Great debate, well said. Thanks Amanda!

      • Oh no, I definitely wouldn’t take the suffering all at once. I don’t think I would be able to think of the appropriate decade of my life. I suppose the twenties wouldn’t be so bad if I were guaranteed happiness for the rest of my life – at 30 you can still have a family and start really getting a career together. But really, I’d much prefer a more even distribution of misery.

  • Paula

    Oh Annie…I just love your blog, this is such a good question! 

    Like you said, it seems that if a person was happy all the time then all they’d know is happiness.

    However, there’s the existence of imagination.

    It seems that we humans were designed to imagine a variety of possibilities (some plausible, some not) in order to assist us in problem-solving.

    So, even if we were happy all the time, we would undoubtedly use our imaginations to wonder what it was like to NOT be happy.  This would result in our desire to work for continued happiness by ruling out actions that would lead to unhappiness.

    For example, a child who has never been burned see’s a hot stove and stays away from it.
    Why? Because, though they’ve had the happy fortune of never having been burned, they’ve been verbally warned about the consequences of touching a hot stove and so have used their imagination to conjure up a mental picture of what might happen and how they might feel if they touched the stove.

    So, though the child continues to be happy, they’re also very much aware of the unhappiness that would result in touching the stove- thus, they avoid it.

    The child’s appreciation of not being burned hinged on two factors: the verbal warning and their own imagination.

    With this in mind, a second example would be that of driving a car.

    I’ve never had a car suddenly burst into flames while I’m driving it.

    But, I’ve heard about this happening to other people and I’m grateful that it hasn’t happened to me.

    Still…I don’t stop to think about this every day (arriving at my destination and performing a poorly executed happy-dance while exclaiming, “Yay! Another day of my car not bursting into flames!!)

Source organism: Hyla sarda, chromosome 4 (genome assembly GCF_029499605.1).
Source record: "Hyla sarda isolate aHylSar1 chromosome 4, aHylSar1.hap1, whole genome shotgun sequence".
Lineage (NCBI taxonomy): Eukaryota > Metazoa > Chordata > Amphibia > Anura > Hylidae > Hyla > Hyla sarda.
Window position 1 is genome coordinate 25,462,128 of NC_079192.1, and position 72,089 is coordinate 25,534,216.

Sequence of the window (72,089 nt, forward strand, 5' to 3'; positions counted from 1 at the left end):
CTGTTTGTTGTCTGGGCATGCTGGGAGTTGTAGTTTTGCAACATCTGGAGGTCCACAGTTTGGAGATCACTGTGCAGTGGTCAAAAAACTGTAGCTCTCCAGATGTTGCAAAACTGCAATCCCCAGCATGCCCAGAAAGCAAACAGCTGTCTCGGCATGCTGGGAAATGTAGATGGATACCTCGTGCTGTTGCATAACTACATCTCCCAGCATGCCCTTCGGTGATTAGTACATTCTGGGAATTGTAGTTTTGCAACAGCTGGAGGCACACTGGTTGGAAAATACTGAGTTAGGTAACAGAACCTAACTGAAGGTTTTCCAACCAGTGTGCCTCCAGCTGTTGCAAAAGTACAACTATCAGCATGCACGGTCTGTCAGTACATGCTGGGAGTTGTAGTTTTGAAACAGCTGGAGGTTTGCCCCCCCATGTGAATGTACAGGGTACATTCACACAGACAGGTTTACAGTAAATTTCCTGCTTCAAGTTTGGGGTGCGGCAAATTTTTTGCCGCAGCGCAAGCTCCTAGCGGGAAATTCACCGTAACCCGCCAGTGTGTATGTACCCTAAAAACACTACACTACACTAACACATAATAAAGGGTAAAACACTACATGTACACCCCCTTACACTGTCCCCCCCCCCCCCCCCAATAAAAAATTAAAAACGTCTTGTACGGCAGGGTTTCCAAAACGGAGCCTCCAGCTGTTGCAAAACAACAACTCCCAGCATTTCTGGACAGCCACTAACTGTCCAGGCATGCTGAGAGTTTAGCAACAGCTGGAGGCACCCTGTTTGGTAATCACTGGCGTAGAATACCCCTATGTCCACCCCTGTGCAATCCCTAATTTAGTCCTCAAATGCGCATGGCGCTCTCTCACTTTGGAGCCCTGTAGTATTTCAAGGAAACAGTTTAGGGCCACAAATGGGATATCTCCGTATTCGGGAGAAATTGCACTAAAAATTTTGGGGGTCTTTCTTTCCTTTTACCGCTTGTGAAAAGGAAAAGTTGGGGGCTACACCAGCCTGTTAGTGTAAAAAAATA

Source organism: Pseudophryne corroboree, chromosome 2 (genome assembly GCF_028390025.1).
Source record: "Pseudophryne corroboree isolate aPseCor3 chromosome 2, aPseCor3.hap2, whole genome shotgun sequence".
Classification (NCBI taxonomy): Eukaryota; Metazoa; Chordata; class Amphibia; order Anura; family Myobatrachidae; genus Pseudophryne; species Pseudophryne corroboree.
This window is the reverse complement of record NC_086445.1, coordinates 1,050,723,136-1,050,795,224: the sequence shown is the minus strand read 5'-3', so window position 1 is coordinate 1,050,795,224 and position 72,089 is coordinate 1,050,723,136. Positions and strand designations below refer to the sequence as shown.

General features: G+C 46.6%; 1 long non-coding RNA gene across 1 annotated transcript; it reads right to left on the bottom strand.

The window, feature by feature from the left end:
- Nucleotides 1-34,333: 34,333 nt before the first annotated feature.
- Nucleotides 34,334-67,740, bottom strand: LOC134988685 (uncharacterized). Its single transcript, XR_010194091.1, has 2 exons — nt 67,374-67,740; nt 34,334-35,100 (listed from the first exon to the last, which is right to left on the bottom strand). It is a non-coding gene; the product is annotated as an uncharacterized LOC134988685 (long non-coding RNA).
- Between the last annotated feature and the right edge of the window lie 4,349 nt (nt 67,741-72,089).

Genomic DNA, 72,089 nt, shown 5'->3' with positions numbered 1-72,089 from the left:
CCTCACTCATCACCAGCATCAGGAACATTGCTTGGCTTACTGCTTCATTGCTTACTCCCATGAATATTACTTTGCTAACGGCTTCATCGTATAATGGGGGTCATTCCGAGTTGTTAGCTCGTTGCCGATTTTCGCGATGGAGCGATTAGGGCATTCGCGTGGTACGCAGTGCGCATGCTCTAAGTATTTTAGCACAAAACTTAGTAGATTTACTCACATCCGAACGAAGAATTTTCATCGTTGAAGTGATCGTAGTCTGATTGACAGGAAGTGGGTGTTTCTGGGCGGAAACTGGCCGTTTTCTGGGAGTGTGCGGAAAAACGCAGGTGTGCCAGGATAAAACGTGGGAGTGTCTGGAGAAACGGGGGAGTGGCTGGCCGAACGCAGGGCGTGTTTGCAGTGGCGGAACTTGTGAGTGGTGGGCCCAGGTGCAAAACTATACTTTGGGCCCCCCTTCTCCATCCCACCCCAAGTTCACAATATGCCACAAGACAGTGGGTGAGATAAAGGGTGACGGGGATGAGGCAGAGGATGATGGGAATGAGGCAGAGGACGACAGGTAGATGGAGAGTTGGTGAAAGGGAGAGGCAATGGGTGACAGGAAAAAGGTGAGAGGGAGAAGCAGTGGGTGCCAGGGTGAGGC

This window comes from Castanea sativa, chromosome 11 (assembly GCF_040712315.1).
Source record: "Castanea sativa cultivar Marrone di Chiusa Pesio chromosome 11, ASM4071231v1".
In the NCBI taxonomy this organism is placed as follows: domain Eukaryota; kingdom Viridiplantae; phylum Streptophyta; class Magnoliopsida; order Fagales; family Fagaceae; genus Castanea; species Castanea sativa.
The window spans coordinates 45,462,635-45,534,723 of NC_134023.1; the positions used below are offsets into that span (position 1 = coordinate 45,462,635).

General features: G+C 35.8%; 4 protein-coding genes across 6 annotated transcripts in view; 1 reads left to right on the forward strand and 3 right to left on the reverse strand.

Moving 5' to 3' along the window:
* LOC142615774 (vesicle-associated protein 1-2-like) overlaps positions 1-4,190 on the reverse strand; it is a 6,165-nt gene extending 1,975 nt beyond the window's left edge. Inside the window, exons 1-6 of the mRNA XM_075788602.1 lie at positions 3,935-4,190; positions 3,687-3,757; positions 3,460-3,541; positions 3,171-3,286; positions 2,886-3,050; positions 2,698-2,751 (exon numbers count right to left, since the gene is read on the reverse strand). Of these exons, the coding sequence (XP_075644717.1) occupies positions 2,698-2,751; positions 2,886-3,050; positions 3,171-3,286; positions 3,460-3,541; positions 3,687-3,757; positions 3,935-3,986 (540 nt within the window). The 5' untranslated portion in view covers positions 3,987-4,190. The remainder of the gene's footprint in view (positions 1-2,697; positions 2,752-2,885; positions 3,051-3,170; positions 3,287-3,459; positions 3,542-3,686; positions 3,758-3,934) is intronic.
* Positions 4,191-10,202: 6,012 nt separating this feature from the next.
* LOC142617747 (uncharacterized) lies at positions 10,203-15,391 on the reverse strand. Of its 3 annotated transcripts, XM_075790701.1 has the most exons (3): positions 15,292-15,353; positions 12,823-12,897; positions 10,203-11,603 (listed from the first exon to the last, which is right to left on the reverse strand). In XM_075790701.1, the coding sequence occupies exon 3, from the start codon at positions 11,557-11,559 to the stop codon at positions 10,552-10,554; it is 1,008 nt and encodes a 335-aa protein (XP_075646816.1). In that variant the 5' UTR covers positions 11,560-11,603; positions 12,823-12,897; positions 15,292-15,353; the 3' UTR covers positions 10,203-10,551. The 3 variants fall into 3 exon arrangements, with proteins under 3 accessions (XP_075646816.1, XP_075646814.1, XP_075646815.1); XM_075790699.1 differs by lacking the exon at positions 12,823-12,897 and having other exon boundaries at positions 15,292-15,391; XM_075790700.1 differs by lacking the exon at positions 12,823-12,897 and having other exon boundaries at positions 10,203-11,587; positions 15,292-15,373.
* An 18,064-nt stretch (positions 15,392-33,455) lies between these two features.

However, I think that if I had more knowledge of the way a car worked, I WOULD, on a daily basis, stop to marvel at the design and intricacies of what causes it to function properly.

    This appreciation of my car wouldn’t come from my having been in tons of accidents or it bursting into flames on me, but the appreciation would come from my knowledge of cars.

    I think the same is true of our existence.

    When we stop to learn about various aspects of existence (biology, physics, psychology, etc…) we develop an appreciation for life which results in happiness.

    This type of appreciation isn’t the result of having been through trauma, it’s the result of learning.

    Now, learning can happen via knowledge of another person’s trauma.

    If we go back to the example of the child at the hot stove.

    Suppose the child’s parent had been badly burned years ago, and for this reason the parent emphatically told their child to be careful of the stove…the child learns from their parent’s bad experience. 

    So, again, it seems that appreciation comes from the acquisition of knowledge.

    I’d say that the acquisition of knowledge can occur via one’s own personal experience, by observing the experiences of others (firsthand or passed down), by accepting trustworthy guidelines that have been set by a higher power, or by coming to theorized conclusions based on one’s own observation/imagination. 

    In any case, it seems that learning is what leads to appreciation…and happiness.

    (Thanks for getting us all to stop and consider such a thought-provoking question…I’m going to be thinking about this all day now!)

    • Paula, I love both of those analogies, especially the stove. I think you make a good argument against contrast and for knowledge as the source of appreciating happiness. So perhaps it isn’t suffering at all that makes life meaningful, but the knowledge of it. Another very interesting point. I love hearing what you all think about this!